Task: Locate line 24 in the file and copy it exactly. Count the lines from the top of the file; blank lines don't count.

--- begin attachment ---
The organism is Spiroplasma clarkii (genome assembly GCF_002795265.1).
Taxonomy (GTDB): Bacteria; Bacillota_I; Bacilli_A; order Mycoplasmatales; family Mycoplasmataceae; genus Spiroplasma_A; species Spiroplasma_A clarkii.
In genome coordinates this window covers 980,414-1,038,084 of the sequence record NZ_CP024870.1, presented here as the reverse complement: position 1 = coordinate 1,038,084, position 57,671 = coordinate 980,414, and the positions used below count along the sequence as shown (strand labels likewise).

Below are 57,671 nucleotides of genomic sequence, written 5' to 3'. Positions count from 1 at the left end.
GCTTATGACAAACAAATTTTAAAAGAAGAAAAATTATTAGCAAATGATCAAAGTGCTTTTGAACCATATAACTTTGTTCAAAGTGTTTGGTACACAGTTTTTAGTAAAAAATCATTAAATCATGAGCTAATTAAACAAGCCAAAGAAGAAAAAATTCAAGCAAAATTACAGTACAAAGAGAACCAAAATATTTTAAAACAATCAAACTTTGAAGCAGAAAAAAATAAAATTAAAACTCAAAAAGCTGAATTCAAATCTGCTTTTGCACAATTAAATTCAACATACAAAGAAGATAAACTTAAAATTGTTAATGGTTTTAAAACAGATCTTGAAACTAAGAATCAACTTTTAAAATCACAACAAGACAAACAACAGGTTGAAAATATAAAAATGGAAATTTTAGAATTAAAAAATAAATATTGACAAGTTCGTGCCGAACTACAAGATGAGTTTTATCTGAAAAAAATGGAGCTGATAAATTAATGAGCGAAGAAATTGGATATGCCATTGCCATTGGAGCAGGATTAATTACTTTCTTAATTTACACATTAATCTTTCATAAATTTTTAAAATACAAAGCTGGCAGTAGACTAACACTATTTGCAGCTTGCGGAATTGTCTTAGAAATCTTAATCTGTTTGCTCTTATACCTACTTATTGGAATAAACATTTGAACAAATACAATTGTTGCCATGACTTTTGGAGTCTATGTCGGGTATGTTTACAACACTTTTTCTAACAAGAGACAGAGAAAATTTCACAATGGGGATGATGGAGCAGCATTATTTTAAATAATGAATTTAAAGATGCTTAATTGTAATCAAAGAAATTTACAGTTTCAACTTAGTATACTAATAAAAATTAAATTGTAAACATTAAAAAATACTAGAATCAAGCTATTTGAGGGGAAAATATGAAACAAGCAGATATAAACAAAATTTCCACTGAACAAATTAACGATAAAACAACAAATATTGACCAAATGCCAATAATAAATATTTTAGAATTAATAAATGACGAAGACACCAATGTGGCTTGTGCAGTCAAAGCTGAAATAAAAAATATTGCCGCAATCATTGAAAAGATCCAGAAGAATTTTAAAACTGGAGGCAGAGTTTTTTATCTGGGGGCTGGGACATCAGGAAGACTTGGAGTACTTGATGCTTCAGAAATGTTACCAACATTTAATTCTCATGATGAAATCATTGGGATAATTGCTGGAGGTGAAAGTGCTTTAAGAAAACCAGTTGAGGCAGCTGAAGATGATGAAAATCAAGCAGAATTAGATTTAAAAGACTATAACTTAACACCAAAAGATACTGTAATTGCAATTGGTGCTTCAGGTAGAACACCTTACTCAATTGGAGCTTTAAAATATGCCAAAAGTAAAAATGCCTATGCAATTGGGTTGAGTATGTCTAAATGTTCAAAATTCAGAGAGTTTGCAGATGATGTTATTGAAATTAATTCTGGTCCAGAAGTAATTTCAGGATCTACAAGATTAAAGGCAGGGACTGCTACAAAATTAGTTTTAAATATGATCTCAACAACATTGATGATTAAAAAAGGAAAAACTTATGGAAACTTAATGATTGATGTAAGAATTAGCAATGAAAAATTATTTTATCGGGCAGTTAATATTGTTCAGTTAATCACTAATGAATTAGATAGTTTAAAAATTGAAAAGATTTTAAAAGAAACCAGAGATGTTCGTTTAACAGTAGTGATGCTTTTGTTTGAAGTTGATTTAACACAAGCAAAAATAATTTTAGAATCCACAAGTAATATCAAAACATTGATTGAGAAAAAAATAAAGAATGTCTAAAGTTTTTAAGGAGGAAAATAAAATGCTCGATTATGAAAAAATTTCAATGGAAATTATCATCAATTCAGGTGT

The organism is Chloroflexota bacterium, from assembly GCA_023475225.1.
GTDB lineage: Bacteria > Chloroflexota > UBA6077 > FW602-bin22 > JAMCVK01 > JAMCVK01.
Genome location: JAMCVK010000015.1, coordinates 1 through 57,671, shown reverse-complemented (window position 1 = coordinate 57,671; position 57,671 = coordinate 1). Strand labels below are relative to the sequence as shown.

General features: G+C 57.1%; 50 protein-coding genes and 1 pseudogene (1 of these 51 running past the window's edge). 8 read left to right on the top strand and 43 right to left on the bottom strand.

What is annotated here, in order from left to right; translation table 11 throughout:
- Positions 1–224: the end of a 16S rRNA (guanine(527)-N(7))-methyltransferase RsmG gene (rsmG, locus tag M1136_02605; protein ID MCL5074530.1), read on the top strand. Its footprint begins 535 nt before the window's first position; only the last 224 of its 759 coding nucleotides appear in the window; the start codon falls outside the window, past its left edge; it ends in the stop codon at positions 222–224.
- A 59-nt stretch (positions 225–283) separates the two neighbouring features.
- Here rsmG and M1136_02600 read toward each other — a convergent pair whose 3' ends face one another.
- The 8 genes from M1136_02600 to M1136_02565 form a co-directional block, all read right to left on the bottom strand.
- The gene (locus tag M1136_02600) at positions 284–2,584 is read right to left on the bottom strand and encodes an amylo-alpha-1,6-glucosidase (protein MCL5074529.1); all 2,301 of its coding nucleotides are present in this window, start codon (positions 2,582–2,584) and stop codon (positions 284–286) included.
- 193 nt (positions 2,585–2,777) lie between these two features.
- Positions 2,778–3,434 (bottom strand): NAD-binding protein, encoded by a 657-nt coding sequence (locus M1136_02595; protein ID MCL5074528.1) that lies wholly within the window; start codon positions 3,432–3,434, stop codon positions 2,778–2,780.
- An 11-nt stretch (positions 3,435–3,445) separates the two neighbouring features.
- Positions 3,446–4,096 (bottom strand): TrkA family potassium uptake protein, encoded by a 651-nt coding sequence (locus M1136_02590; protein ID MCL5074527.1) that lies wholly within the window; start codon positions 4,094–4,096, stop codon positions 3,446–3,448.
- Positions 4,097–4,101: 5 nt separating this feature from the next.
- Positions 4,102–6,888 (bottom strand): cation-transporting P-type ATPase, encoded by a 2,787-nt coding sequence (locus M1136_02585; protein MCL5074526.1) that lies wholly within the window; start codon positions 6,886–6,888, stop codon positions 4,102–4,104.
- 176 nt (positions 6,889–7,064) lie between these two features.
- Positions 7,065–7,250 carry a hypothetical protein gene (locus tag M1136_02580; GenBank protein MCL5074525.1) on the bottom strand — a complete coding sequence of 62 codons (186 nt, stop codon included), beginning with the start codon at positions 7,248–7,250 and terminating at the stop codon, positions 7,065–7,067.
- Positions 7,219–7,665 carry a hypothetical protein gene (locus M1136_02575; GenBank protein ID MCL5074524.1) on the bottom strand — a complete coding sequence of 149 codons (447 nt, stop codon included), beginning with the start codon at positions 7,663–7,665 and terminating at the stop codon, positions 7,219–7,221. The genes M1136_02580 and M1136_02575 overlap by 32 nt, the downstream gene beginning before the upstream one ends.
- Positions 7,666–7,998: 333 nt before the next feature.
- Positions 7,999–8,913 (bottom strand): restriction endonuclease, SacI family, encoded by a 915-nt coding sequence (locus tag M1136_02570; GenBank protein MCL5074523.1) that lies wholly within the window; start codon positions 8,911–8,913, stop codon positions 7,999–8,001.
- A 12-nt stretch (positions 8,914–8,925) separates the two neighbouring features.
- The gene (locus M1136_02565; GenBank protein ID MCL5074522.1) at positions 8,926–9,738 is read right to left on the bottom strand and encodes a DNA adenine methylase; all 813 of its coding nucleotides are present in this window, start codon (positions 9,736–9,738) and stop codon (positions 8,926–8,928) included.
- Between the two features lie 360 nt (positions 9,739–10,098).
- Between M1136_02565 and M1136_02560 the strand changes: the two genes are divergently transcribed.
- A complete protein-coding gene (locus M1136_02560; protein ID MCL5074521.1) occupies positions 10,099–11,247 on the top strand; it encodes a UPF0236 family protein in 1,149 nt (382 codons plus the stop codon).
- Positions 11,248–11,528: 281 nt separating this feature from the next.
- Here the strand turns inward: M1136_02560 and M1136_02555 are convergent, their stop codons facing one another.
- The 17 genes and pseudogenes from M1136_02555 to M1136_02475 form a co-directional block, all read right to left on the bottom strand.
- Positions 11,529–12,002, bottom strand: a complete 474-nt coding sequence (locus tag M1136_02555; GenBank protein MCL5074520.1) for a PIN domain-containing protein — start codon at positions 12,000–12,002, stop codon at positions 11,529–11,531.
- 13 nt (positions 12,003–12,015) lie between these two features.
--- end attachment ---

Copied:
- Positions 7,219–7,665 carry a hypothetical protein gene (locus M1136_02575; GenBank protein ID MCL5074524.1) on the bottom strand — a complete coding sequence of 149 codons (447 nt, stop codon included), beginning with the start codon at positions 7,663–7,665 and terminating at the stop codon, positions 7,219–7,221. The genes M1136_02580 and M1136_02575 overlap by 32 nt, the downstream gene beginning before the upstream one ends.